Years later, I would also realize how Jason could think that the Technical College was God’s will, as education gospels converge with our articles of faith in individual work ethic, self-sacrifice, and gendered norms about being the head of a household. A college education, whether it is a night class in auto mechanics or a graduate degree in physics, has become an individual good. This is in contrast to the way we once thought of higher (or post-secondary) education as a collective good, one that benefits society when people have the opportunity to develop their highest abilities through formal learning. Despite our shift to understanding higher education as a personal good, we have held on to the narrative of all education being inherently good and moral. Economists W. Norton Grubb and Marvin Lazerson call this the education gospel: our faith in education as moral, personally edifying, collectively beneficial, and a worthwhile investment no matter the cost, either individual or societal. Grubb and Lazerson aren’t the only ones to allude to education as a faith-based institution. All institutions require our collective faith in them for them to work. We call that legitimacy. But I like Grubb and Lazerson’s construction of the education gospel, in part because it speaks to the contradictions in that faith. The gospel was critical to higher education’s shift to its vocational promise. That is, the idea that higher education is a moral good is allowable only insofar as higher education serves market interests. Education is good because a good job is good. The faith breaks down when we divorce higher education from jobs. The contradiction is that we don’t like to talk about higher education in term of jobs, but rather in terms of citizenship and the public good, even when that isn’t the basis of our faith.

Based on the education gospel, we increasingly demand more personal sacrifice from those who would pursue higher education: more loans, fewer grants; more choices, fewer practical options; more possibilities, more risk of failing to attain any of them. We justify that demand by pointing to the significant return in higher wages that those with higher education credentials enjoy. And we imply that this wage premium will continue in the “knowledge economy,” where twenty-first-century jobs will require everyone to have some post-secondary education to do highly cognitive work. The gap between the education gospel and the real options available to people—those who need a priest but who instead get a televangelist—is how we end up with Lower Ed.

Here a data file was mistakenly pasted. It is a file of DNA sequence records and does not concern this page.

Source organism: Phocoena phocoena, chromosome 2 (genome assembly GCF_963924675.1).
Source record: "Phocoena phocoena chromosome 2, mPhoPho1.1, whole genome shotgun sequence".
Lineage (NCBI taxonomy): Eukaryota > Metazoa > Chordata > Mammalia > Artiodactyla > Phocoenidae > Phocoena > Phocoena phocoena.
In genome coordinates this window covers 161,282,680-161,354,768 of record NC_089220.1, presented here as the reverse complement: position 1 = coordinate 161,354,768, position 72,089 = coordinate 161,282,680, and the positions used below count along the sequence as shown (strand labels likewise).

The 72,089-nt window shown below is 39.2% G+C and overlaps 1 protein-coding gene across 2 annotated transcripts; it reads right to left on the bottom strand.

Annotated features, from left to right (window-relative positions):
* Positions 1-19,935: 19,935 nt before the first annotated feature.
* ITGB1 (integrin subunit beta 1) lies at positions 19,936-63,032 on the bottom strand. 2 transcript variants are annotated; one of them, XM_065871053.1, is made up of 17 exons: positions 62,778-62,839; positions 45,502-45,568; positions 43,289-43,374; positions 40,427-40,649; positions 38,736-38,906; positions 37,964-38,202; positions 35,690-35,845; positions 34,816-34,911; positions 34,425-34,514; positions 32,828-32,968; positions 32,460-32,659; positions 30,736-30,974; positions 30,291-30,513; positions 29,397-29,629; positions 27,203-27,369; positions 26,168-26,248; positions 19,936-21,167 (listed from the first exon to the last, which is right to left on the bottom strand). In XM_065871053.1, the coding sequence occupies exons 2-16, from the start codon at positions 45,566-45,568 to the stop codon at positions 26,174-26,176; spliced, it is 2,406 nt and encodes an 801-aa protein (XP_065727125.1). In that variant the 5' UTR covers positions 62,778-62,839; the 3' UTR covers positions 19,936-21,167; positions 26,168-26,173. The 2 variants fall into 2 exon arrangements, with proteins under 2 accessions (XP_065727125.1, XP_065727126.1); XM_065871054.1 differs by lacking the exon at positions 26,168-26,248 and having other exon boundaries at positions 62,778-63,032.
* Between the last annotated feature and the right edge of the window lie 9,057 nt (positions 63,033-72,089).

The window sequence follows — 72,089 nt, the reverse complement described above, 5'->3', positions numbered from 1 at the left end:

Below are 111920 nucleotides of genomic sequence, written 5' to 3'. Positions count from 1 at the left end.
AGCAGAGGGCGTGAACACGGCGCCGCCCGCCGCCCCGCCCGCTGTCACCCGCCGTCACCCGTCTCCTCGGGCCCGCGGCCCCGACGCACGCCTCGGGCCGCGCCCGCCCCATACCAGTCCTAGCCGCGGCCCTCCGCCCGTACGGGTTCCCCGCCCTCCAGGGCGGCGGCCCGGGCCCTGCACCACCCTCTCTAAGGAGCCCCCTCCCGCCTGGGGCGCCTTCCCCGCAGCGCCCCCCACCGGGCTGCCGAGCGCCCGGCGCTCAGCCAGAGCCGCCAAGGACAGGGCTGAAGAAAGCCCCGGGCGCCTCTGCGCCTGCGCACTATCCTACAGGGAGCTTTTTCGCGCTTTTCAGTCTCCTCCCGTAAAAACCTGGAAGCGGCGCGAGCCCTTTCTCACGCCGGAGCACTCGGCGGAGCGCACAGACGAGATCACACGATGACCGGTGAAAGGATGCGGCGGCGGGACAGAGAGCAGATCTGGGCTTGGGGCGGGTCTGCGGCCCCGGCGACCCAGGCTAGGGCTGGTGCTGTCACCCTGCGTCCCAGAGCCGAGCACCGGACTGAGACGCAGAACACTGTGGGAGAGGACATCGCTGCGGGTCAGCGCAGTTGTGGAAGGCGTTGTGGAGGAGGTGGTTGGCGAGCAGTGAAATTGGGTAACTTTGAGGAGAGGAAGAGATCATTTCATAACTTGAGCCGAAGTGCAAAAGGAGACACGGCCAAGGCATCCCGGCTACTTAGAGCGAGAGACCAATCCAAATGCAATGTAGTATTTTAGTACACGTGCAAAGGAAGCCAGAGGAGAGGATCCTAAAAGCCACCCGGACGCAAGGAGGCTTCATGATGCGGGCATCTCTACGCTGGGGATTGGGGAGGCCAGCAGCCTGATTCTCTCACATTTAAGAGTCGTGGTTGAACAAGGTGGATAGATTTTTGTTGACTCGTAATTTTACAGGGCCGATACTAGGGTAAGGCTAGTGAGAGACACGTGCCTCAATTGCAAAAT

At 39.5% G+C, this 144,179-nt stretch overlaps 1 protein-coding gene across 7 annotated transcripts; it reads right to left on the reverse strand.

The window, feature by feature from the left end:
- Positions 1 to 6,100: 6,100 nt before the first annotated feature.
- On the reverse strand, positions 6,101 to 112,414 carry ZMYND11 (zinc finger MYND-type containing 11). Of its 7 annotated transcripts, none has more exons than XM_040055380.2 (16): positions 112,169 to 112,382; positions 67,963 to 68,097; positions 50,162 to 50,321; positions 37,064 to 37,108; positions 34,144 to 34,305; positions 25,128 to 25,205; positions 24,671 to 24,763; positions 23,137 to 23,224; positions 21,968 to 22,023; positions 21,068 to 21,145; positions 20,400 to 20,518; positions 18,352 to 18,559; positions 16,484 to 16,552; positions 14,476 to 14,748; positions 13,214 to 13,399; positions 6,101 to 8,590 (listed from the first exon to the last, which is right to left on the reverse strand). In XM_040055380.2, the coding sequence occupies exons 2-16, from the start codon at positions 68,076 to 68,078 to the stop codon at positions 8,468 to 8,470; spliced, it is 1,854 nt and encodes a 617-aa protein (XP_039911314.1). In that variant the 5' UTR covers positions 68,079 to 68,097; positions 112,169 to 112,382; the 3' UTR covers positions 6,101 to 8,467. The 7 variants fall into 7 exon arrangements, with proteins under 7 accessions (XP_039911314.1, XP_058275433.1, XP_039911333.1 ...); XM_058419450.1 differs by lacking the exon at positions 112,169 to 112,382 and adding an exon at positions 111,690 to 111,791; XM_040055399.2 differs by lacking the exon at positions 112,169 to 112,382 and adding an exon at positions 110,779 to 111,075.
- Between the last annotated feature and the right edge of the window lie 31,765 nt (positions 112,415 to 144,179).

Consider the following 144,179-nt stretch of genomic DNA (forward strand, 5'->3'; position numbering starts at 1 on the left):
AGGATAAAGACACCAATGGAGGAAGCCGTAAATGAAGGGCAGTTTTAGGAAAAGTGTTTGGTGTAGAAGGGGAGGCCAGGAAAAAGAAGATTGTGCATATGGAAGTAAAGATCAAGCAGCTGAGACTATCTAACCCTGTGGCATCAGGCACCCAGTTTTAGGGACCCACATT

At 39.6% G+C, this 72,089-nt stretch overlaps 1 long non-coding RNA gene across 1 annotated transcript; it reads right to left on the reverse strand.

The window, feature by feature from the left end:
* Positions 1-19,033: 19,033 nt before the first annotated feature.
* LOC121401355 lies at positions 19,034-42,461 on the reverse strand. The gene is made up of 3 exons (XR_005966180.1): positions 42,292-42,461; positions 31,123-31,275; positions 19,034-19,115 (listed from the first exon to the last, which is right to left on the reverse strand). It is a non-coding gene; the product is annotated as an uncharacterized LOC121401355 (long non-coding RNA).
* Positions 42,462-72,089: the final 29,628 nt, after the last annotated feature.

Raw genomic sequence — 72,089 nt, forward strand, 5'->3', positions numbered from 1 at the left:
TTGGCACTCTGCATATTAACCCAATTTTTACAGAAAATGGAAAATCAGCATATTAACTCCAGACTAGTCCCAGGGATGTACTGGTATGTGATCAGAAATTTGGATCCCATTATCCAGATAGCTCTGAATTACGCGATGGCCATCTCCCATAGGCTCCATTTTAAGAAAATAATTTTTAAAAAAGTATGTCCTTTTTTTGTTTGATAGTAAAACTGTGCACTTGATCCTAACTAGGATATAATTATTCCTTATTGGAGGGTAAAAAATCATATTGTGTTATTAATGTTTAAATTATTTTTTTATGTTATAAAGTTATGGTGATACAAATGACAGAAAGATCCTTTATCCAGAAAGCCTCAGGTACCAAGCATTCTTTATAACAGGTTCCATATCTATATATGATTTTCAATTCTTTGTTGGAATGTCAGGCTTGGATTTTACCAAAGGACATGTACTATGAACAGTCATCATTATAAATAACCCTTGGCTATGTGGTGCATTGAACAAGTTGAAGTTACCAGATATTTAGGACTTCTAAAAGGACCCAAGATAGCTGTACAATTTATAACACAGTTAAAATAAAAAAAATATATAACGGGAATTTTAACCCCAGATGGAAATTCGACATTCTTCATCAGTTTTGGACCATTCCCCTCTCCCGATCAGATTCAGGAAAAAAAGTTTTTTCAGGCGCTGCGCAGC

Lower Ed refers to credential expansion created by structural changes in how we work, unequal group access to favorable higher education schemes, and the risk shift of job training, from states and companies to individuals and families, exclusively for profit. Lower Ed is the subsector of high-risk post-secondary schools and colleges that are part of the same system as the most elite institutions. In fact, Lower Ed can exist precisely because elite Higher Ed does. The latter legitimizes the education gospel while the former absorbs all manner of vulnerable groups who believe in it: single mothers, downsized workers, veterans, people of color, and people transitioning from welfare to work. Lower Ed is, first and foremost, a set of institutions organized to commodify social inequalities (see Chapters 3 and 4) and make no social contributions beyond the assumed indirect effect of greater individual human capital. But Lower Ed is not just a collection of schools or set of institutional practices like profit taking and credential granting. Lower Ed encompasses all credential expansion that leverages our faith in education without challenging its market imperatives and that preserves the status quo of race, class, and gender inequalities in education and work. When we offer more credentials in lieu of a stronger social contract, it is Lower Ed. When we ask for social insurance and get workforce training, it is Lower Ed. When we ask for justice and get “opportunity,” it is Lower Ed.

Source: McMillan Cottom, Tressie. Lower Ed: The Troubling Rise of For-Profit Colleges in the New Economy (Kindle Locations 190-220). The New Press. Kindle Edition.

More than two million students are enrolled in for-profit colleges, from the small family-run operations to the behemoths brandished on billboards, subway ads, and late-night commercials. These schools have been around just as long as their bucolic not-for-profit counterparts, yet shockingly little is known about why they have expanded so rapidly in recent years-during the so-called Wall Street era of for-profit colleges.

In Lower Ed Tressie McMillan Cottom-a bold and rising public scholar, herself once a recruiter at two for-profit colleges-expertly parses the fraught dynamics of this big-money industry to show precisely how it is part and parcel of the growing inequality plaguing the country today. McMillan Cottom discloses the shrewd recruitment and marketing strategies that these schools deploy and explains how, despite the well-documented predatory practices of some and the campus closings of others, ending for-profit colleges won’t end the vulnerabilities that made them the fastest growing sector of higher education at the turn of the twenty-first century. And she doesn’t stop there.